1. RSP64 says:

    I’m not sure I agree a money clip is “on a roll.” The money clips I’m familiar with are for a few bill folded together, not a big roll of money. I still thought it was a good Monday puzzle.

    • Jenni says:

      That’s a good point. I was thinking that it was the money that was on a roll, but the other answers use the whole phrase.

    • Constant Malachi says:

      Money clips definitely don’t come ON A ROLL. A money clip is an express alternative to a rolled up ball of money with a rubber band. Therefore, the theme does not work.

    • Stephen B. Manion says:

      I did not have a problem with money clip. Lots of poker players carry a large roll of bills that are too big for a wallet. They use money clips to hold them and usually place the clip in a front pocket to minimize the chance for pickpockets (I frankly have never seen or heard of a pickpocket in a poker room, but there are thefts that have occurred in parking lots).


  2. Bill Bovard says:

    How is it that we don’t see obscure answers like OSIRIS for months and months, maybe years, and then they show up two days in a row from different puzzle constructors?

    • sanfranman59 says:

      It seems to me that Will likes to “prime the pump” sometimes with answers, using the same answer in a couple of different puzzles just a day or three apart.

  3. Lise says:

    I thought the NYT was fun, pleasant, and just right for Monday. Like sipping my first cup of tea of the day ☕

  4. arthur118 says:

    I was about to post some of the clues and answers that were simplistic crosswordese but it would have meant a very lengthy, meaningless list of no interest to seasoned solvers nor of consequence even to newbies.

    If Joel Fagliano can produce the daily mini-crossword 5 times a week with thoughtful, clever clues, even for the tritest of entries, one would think that the Times regular early week puzzles could do the same for an occasional clue and answer.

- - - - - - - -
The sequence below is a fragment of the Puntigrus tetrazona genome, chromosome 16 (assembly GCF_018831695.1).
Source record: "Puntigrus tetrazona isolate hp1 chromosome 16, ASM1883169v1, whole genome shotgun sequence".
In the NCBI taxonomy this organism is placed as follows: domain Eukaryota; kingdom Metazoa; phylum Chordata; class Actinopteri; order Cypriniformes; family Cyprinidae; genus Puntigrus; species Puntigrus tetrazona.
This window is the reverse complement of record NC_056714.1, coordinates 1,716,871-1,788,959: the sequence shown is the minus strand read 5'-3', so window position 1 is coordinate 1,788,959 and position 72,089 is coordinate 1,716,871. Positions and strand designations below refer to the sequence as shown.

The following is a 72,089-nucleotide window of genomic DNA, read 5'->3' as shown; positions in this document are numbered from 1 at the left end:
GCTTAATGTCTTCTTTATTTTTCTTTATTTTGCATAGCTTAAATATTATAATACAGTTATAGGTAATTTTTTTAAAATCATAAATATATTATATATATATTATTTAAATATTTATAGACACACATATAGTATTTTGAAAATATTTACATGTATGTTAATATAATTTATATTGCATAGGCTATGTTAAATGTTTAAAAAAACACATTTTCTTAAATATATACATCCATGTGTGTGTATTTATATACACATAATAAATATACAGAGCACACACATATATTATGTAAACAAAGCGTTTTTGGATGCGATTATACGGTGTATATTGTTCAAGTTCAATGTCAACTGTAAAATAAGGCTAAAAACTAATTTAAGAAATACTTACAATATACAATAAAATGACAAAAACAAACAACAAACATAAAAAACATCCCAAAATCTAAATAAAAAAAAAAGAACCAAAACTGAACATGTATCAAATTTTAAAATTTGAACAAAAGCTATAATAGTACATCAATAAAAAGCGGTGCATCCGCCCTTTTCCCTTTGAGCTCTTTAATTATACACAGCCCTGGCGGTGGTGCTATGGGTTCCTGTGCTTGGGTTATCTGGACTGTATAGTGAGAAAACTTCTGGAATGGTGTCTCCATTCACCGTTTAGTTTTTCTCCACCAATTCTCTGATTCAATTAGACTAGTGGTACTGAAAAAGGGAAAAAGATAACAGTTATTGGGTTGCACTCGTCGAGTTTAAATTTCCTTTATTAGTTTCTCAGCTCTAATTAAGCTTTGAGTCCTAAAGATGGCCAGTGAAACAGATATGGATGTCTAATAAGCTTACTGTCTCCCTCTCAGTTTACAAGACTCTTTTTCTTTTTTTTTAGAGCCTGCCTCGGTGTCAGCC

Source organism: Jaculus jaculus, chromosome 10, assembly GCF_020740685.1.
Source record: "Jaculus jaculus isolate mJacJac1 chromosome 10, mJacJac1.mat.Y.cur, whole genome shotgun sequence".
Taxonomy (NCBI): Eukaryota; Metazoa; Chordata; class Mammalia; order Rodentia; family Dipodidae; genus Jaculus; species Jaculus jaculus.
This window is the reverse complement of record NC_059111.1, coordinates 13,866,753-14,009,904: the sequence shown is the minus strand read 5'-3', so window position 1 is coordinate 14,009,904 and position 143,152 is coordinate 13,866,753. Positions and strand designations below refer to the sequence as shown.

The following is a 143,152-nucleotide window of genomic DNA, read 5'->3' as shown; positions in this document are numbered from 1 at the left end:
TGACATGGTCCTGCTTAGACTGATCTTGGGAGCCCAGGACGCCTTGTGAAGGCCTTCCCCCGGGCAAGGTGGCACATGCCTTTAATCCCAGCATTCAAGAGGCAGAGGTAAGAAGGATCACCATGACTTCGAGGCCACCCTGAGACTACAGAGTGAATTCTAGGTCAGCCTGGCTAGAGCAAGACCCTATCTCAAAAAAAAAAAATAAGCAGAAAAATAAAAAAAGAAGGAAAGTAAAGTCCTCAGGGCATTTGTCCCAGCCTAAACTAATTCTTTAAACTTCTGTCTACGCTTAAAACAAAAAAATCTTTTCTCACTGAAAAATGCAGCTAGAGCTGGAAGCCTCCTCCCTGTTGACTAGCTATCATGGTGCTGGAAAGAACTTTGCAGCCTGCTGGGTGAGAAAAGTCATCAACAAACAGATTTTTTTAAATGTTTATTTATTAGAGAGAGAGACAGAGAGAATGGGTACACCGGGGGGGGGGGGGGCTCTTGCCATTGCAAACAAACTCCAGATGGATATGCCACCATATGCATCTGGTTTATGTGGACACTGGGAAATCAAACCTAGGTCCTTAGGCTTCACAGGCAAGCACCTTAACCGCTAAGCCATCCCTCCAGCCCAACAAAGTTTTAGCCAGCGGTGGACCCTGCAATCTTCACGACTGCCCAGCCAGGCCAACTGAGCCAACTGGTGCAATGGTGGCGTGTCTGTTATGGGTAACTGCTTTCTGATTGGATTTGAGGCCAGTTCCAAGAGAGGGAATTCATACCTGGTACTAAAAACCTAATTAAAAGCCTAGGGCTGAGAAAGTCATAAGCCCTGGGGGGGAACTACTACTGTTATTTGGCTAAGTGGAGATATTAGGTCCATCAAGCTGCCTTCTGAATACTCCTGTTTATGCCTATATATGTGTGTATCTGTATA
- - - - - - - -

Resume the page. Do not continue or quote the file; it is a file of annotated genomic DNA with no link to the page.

5. GlennP says:

    NYT: Speaking of clues, the clue for 5D seems wrong to me. The Alamo is a mission church. Yes, the Battle of the Alamo was fought there but it was a church, one of a string of missions in Texas that are similar to the ones along El Camino Real in California.

    • PhilR says:

      I thought so too, but turns out not. It was originally a mission with an name appropriate for a mission. After some time, the mission was abandoned and later it became a Mexican fort, named Alamo.

  6. Billy Boy says:

    Wall Street Journal Puzzle in today’s paper is not the online .pdf/puz.

    It plays like a Wednesday, even a Thursday, FYI, so I’ll leave it at that and go solve the app on the website.

    And I said I wasn’t coming back until after New Year’s! I also forgot there is a New Yorker to do today.

    • winston groom says:

      the WSJ puzzle solved on your site is NOT the one in the actual newspaper today either.

      • Michael Zierdt says:

        In my 12/30/2019 WSJ it was “The Game Is Up” by Mike Shenk and the previous solution (not from a Saturday) was a 15 X 15 with “GOB” as 1 across and “GOP” as 1 down.

  7. Billy Boy says:

    Did the online WSJ, little there but more resistance than the literally fill-in-the-blank Monday NYT – as if I had solved it on paper and went to type it in for statistics which usually yields about 5-6 minutes. If I had timed that would be my best, even slopping around distracted the timer was at 5 minutes, lightning for me the pokey-solver.

    I also rated the WSJ notably higher than the NYT, although both were solid puzzles despite MONEYCLIPONAROL – count me in the group of “doesn’t fit” the theme fully.

  8. JohnH says:

    I have to agree that TNY did a great job of packing in the news. Some surprises at that.

  9. Billy Boy says:

    Pretty predictable but:
    Really crummy (I don’t care much for these loosely associated/random attribute testation) clues atop each other yielding


    stunk up the SW of an otherwise predictable New Yorker ‘News and Politics’ year-ender, thus – easiest long fill of the year award goes to this one.

    These sort of clues seem more common and although slight roadblocks, they lack elegance from my seat, usually inferable from crosses, I guess they are better than “too old or too new proper names” which also seem to elicit complaints.
    Something tells me I will be commenting tomorrow as well, sorry for the bandwith use of three separate posts.

  10. David L says:

    Pretty nice Monday NYT but “metal from a mine” is not ORE. An ore is a mineral, often an oxide, that’s a compound of the pure metal. If the metal exists natively, as with gold, then you don’t refer to it as a ore.

  11. David Roll says:

    WSJ–this is not the puzzle that is in today’s paper which is “The Game Is Up” by Mike Shenk.

  12. Crotchety Doug says:

    BEQ – I loved the old Zork I, II, III and Leather Goddesses of Phobos, also produced by InfoCom. I never got the same sense of immersion from any later games which relied more on graphics. This is not too surprising given that I also prefer reading the book to seeing the movie. So I was OK with K Street. Once Cochise came to mind the SW corner also fell.

    All in all, a smooth, if challenging, solve. Happy New Years to all.

Comments are closed.